The problem we have with plastic and contemporary arts is that they’re all about codes, codes and more codes. Huge aesthetic codes. We’re precisely anti-“TV on a pedestal”.

You stated on your Facebook page that “if documentation becomes a work of art, the promotional aspect of the creative product won’t be perverted”. Could you elaborate on this?

Katia: I wrote this at the very beginning of 2F4F. I must have been very inspired! What I tried to express is that what matters to us is not producing something finished, but rather the process and collaboration involved. So if we attach as much importance to the documentation of the artist and the project—be it a zine or a tape—the object itself should also be considered as a part of the process. Let’s imagine we organise a residence with several artists before releasing a DVD with hundreds of files that were produced during this residence. Instead of being sold as a promotional material, this DVD could be handed out to other artists for free, who then can take these files and rework them. As such, the DVD becomes a form of documentation as well as a key component of the project.

Can you give us an example where you applied this methodology?

Katia: When Geoid Color Circle released their album Never Ever Disco, we produced a tape for their track Down By Enclosure as well as a music video. When purchasing the tape, you receive a little kit with a folder featuring a visual from the video and a link to it.

Daya: There are also pieces of the materials we used in the music video.

Katia: It’s a first step in what we’re aiming at—however in retrospect, I think we should take it further.

So how are you going to make these collaborations happen within your label?

Katia: We’ve started contacting audio and visual artists, and have three projects confirmed already.

Daya: We can make collaborations happen in many different ways: artists can come to us with their own projects to work with us, or we put them in touch with another artist; we could send guidelines to artists; or we could find venues for artists who have already got a finished product under their belt. Each case is unique, and our idea is to extend our label to all mediums and types of artists.

I guess you take different directions depending on who you work with. But how would you describe your visual identity so far?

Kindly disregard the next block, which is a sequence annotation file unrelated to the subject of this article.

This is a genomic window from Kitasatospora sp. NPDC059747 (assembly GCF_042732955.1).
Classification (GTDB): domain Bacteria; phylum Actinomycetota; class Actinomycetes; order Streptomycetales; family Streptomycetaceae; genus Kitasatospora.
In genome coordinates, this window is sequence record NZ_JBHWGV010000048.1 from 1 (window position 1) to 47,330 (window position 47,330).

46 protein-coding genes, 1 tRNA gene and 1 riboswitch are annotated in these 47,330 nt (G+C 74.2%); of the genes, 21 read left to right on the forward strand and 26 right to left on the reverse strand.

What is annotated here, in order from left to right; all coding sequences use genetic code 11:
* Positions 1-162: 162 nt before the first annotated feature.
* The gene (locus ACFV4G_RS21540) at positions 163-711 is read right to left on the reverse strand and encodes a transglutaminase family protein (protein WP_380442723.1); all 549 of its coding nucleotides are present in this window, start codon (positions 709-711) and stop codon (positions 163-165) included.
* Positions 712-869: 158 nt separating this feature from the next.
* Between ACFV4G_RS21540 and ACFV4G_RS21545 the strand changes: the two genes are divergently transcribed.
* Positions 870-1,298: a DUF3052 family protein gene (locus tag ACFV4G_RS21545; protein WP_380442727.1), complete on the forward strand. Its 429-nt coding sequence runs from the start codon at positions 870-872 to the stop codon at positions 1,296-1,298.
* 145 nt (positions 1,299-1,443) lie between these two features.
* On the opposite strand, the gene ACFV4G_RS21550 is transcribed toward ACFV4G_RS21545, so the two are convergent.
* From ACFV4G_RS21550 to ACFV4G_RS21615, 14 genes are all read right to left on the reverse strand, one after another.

Daya: One of the reasons why we work well together is because we have quite different visual backgrounds. Our aesthetics are different, but complementary. So if we’re working on a video or poster, I’ll start and Katia will finish it off, or vice versa. Besides, we work with a wide variety of materials, from digital to analogue. We also do a lot of abstract work, but while always creating things that people can recognise themselves in.

Katia: We often hear there’s a quirky side to our work. Let’s take the music video we made together for Geoid Color Circle for example, which was our closest collaboration so far. People told us it’s both beautiful and disturbing at the same time. It’s hard to describe ourselves but I’d say there’s something organic to what we create.

Daya: I think 2F4F is a byword for organic. We work with a lot of different materials, which we then film. We start from something real, but then rework the image so many times with different methods that the audience doesn’t know what’s in front of them anymore.

You worked on The Word Turns Ten party at C12 as well as other parties. Is nightlife an environment you want to explore further?

Katia: It’s true that both Daya and I are already involved in the local nightlife scene through our friends, the collectives we work with and as music producers ourselves. I find scenography in nightlife to be important and there’s a lot to experiment with, even if people tend to stick to the same format.

Daya: We’ve both done quite a bit of VJing at parties, but to be fair, we’re over it. Clubs always stick to this frontal format—a crowd facing a DJ, with some random video projections in the background. I sometimes had to create visuals for people I hadn’t even exchanged ideas with. Some VJs work with prerecorded projects playing on loop during the party, but the main idea is to come prepared with a database of videos that’s mixed live, according to the music and its kicks. It’s like a DJ set in itself. The downside to this is that it’s done by yourself at home, rather than together with the DJ. I think this format feels forced and that’s exactly what we’re going against. We want to create an immersive experience that’s been constructed together with the DJ instead. Otherwise there’s no point, really.

2F4F just started a one-year visual residency at The Word Radio in January. They handled the scenography for our party at CIVA for Museum Night Fever, as they’ll be for Psst Mademoiselle’s first anniversary bash at Beursschouwburg on Friday 8th March, as well as some video work for our BOUGE B’s afterparty at deSingel on Saturday 16th March.